Applause Is Contagious, Spreads Like An Infection
June 19, 2013

Clapping Is Apparently Contagious, Spreads Like An Infection

Michael Harper for — Your Universe Online

A new study from Sweden's Uppsala University has scientifically confirmed what we´ve already known for hundreds of years: applause is contagious.

For entertainers and performers, clapping is seen as a sign of appreciation, as a way for audiences to thank them for a job well done and let them know their work is appreciated. While this is understood by all, it´s accepted that some clapping, if not most, is either done out of courtesy to the performer or because it´s what an audience does following a show.

Dr. Richard Mann of Uppsala University claims much of this applause is generated by peer pressure; when one person starts clapping, the rest will follow. Alternatively, it doesn´t take too long for the applause to die down once the first person decides they´ve done enough clapping their hands together.

Dr. Mann´s study is published in the Journal of the Royal Society Interface.

“As individuals, we don´t want to be the only ones clapping, nor do we want to clap alone. It is a very instinctive form of peer pressure, it is incredibly powerful,” said Dr. Mann in an interview with the Daily Mail's Nick McDermott.

To conduct his mathematic and scientific experiment, Dr. Mann and his team recruited a group of 107 students, split them up into six groups, and asked them to watch two PowerPoint presentations detailing the findings of a biological study. With video cameras rolling, Dr. Mann´s team captured a chain reaction of applause after one planted student in each group began to clap following the presentation. Neither the presenter nor the other students knew their applause was being monitored. Dr. Mann then took this data and broke it into mathematical models and what he found was not surprising.

"People in the audience didn't make an independent choice about how good the talk was and then clap an appropriate number of times,” said Dr. Mann in an email to the AFP.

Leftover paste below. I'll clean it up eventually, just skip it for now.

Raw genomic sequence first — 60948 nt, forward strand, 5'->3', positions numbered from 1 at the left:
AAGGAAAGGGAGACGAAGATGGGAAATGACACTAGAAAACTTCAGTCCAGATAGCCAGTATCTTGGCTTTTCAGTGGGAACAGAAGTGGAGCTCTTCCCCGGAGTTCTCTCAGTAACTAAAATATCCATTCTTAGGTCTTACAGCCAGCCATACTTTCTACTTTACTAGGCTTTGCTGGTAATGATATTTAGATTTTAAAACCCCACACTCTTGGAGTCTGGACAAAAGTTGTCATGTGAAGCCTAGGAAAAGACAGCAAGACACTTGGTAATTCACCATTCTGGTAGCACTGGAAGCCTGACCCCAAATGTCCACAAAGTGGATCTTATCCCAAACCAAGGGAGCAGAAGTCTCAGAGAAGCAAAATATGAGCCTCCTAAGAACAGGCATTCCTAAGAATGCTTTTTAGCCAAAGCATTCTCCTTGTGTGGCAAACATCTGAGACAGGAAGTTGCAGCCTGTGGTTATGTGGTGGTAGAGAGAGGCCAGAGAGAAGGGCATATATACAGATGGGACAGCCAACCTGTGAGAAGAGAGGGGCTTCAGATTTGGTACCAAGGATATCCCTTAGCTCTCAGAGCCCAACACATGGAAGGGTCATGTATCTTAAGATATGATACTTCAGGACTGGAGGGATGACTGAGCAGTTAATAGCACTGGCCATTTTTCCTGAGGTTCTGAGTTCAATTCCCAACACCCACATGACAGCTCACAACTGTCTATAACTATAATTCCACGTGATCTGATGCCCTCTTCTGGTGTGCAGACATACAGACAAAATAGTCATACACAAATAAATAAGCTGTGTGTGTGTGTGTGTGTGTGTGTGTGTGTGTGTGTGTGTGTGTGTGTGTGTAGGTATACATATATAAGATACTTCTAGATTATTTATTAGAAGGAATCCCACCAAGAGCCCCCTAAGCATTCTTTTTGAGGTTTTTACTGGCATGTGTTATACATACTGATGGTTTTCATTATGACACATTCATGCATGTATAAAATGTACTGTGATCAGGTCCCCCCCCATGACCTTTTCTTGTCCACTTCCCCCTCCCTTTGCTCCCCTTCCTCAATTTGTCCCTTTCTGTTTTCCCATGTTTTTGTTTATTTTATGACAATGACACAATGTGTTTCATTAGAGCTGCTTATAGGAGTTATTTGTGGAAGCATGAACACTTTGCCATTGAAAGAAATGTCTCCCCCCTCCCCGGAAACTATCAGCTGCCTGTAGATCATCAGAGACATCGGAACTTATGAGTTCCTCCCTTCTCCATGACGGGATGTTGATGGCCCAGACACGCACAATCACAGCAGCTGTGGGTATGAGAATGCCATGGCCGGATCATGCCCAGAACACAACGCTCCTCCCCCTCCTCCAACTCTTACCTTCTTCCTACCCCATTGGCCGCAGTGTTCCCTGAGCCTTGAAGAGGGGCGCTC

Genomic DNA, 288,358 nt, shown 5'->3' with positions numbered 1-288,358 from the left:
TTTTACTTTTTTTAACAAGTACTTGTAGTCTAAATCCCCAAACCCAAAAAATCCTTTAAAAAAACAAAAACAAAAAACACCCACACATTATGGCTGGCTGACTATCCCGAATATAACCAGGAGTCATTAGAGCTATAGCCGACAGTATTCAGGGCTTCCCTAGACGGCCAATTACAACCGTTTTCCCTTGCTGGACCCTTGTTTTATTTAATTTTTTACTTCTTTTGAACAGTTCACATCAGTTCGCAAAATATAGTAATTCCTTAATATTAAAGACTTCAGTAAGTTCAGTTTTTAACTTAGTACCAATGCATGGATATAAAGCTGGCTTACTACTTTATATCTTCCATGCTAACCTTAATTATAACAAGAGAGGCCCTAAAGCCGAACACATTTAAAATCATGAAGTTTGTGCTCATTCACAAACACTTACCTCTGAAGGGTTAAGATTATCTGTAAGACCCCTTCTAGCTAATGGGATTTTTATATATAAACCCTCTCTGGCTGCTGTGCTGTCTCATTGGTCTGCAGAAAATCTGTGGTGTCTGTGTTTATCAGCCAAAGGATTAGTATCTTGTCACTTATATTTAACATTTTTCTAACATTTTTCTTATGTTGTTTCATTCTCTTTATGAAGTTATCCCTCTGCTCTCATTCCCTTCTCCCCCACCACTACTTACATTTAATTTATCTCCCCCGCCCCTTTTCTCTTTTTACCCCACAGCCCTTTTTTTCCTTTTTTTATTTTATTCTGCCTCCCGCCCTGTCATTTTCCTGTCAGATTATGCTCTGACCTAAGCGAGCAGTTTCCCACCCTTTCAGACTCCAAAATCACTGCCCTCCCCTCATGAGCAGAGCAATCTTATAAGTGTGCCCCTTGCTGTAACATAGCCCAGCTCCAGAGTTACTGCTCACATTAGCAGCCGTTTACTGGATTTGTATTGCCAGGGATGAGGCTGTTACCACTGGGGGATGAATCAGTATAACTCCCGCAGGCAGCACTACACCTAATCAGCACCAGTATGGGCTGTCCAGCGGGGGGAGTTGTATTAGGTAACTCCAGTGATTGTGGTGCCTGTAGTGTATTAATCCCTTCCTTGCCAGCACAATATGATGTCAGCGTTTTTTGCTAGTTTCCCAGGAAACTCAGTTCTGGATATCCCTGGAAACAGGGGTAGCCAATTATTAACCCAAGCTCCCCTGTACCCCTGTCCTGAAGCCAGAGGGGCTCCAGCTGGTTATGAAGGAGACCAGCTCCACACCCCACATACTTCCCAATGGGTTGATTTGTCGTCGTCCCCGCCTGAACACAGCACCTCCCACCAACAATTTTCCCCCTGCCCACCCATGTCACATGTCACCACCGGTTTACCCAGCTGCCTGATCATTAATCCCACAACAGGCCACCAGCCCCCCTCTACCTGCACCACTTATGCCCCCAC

"Instead, they responded very predictably to the social pressure around them, which we believe they felt through the volume of clapping in the room. Likewise, once people began to stop clapping there was increasing pressure for everyone to stop."

It only took about three seconds for the applause to die down in each of their tests, another chain reaction which the researcher claims is often begun by one brave person who either becomes bored or tired.

“We found boredom or tiredness is the main trigger for an individual to stop clapping, and once this happens, the rest of the crowd soon follow,” said Dr. Mann. His results also found that once five to 15 percent of people in the audience stopped clapping, the rest were soon to follow.

Dr. Mann also believes this study could be used to further explain peer pressure and why humans feel compelled to do what those around them are doing.

"Here we tested whether you are more driven by the total number of people in the room or the people sitting next to you,” said Dr. Mann in an interview with the BBC's Rebecca Morelle.

"And the equivalent on Facebook or Twitter would be whether you are more likely to join in a trend if you see lots of people in the wider world mentioning it or if just your closer friends mention it."

As for performers, Dr. Mann has some advice for those who may use applause and standing ovations as a gauge of their performance:

“You should be wary of encores - often people just keep on clapping as long as everyone else is. On the plus side, performers can take comfort from this if they get a short round of applause.”